Written by: Keith Tully
Published: 5th February 2020
An increase to corporation tax rates should be introduced to fund a cut to business rates that would help to save the high street from its current state of decline.
That’s the conclusion of a government-commissioned report looking at the challenges being faced by the retail sector across the country.
According to Sky News, a sub-committee of the Retail Sector Council will soon be advising the government that it should seek to raise money through increased corporation taxes so that a £6 billion worth of business rate cuts can be introduced.
Business rates and the regime surrounding them have been heavily criticised by representatives of the retail sector in recent years, with the essential claim being that they disproportionately impact high street operators and make it considerably more difficult for them to remain viable in many cases.
Hundreds of thousands of jobs have been lost and thousands of shops have been closed on British high streets in recent years, with all manner of retailers feeling the financial squeeze and struggling to stay afloat.
The latest figures from the Office for National Statistics show that retail sales across the country failed to rise during December for the fifth successive month.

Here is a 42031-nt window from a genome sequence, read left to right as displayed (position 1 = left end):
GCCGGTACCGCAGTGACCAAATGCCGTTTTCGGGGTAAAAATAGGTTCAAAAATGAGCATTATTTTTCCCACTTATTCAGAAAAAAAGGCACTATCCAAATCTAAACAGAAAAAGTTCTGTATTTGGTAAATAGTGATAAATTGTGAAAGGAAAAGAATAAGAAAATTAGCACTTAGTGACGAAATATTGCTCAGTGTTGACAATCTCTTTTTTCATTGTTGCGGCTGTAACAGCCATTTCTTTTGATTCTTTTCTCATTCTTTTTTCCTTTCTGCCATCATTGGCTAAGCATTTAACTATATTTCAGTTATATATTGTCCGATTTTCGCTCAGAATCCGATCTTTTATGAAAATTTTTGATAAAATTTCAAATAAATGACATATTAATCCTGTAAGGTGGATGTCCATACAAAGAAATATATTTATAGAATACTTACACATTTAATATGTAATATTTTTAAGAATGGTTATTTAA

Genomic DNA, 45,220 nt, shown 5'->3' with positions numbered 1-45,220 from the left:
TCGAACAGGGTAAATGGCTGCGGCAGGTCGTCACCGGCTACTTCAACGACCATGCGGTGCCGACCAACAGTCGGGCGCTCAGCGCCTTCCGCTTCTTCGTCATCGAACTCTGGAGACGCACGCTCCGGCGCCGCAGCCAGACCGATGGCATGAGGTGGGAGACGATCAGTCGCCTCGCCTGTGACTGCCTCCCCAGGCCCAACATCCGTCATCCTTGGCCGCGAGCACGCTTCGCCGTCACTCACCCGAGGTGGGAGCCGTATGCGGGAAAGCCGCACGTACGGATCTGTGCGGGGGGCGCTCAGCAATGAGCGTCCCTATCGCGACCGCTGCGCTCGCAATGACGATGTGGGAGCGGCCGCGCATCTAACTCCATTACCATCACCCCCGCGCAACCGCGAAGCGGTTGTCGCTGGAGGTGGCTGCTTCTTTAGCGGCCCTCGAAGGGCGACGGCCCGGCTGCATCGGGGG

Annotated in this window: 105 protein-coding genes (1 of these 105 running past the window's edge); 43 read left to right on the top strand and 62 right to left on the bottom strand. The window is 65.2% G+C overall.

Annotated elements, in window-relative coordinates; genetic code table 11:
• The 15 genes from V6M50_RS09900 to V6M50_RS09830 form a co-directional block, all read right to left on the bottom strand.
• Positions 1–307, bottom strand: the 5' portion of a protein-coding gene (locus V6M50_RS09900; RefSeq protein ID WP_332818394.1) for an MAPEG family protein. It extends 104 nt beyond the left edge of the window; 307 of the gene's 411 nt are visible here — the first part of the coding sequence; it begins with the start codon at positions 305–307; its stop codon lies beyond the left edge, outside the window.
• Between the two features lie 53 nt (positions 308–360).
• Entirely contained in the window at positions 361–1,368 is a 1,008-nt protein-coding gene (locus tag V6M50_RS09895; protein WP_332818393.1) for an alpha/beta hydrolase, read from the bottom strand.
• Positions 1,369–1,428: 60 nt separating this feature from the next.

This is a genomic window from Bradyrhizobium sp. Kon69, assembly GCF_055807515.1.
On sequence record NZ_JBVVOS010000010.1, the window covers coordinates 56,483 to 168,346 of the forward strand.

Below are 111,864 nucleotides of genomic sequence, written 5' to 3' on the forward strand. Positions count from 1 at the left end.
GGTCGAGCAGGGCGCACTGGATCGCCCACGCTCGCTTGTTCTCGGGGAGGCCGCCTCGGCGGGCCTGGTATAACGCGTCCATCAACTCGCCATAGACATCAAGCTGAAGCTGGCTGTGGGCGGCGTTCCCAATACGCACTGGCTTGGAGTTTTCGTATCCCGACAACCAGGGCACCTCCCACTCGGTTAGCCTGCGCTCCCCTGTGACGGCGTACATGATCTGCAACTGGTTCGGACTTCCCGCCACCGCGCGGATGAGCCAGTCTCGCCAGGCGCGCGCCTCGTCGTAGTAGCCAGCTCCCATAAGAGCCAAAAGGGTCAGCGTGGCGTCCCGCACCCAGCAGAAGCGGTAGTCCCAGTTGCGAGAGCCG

According to the British Retail Consortium, no increase in sales was recorded across the retail sector during the whole of 2019, which represents the first full year of declining sales totals ever recorded.
Against this backdrop, the government-commissioned a sub-committee in 2018, which has been putting together recommendations and ideas that might help to revive the fortunes of high street retailers.
The Retail Sector Council is led by Richard Pennycock, formerly the chief executive of the Co-op and current chair of the department store chain Fenwicks, who is co-chairing the council with the minister for small businesses Kelly Tolhurst.
Other retail industry figures contributing to the deliberations of the council include Nick Beighton, formerly the chairman of the John Lewis Partnership and Elizabeth Fagan, a former managing director of Boots UK.
Raising the money to cover the £6 billion business rates cut is estimated to require a 2 per cent increase in the UK’s headline rate of corporation tax.